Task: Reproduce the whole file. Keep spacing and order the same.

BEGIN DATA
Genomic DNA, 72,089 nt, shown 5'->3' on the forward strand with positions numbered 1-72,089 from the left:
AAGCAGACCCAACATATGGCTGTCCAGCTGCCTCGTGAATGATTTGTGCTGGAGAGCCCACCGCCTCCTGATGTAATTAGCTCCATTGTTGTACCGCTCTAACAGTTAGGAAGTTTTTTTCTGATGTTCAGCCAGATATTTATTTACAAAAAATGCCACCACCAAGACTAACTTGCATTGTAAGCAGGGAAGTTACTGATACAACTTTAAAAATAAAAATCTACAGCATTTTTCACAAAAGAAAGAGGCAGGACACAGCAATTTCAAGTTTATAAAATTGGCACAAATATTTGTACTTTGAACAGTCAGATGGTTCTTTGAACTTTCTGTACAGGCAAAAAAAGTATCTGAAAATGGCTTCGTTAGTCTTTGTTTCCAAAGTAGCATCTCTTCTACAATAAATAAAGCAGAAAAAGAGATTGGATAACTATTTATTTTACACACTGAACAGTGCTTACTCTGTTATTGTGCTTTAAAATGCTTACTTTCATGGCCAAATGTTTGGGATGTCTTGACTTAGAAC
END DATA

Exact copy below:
Genomic DNA, 72,089 nt, shown 5'->3' on the forward strand with positions numbered 1-72,089 from the left:
AAGCAGACCCAACATATGGCTGTCCAGCTGCCTCGTGAATGATTTGTGCTGGAGAGCCCACCGCCTCCTGATGTAATTAGCTCCATTGTTGTACCGCTCTAACAGTTAGGAAGTTTTTTTCTGATGTTCAGCCAGATATTTATTTACAAAAAATGCCACCACCAAGACTAACTTGCATTGTAAGCAGGGAAGTTACTGATACAACTTTAAAAATAAAAATCTACAGCATTTTTCACAAAAGAAAGAGGCAGGACACAGCAATTTCAAGTTTATAAAATTGGCACAAATATTTGTACTTTGAACAGTCAGATGGTTCTTTGAACTTTCTGTACAGGCAAAAAAAGTATCTGAAAATGGCTTCGTTAGTCTTTGTTTCCAAAGTAGCATCTCTTCTACAATAAATAAAGCAGAAAAAGAGATTGGATAACTATTTATTTTACACACTGAACAGTGCTTACTCTGTTATTGTGCTTTAAAATGCTTACTTTCATGGCCAAATGTTTGGGATGTCTTGACTTAGAAC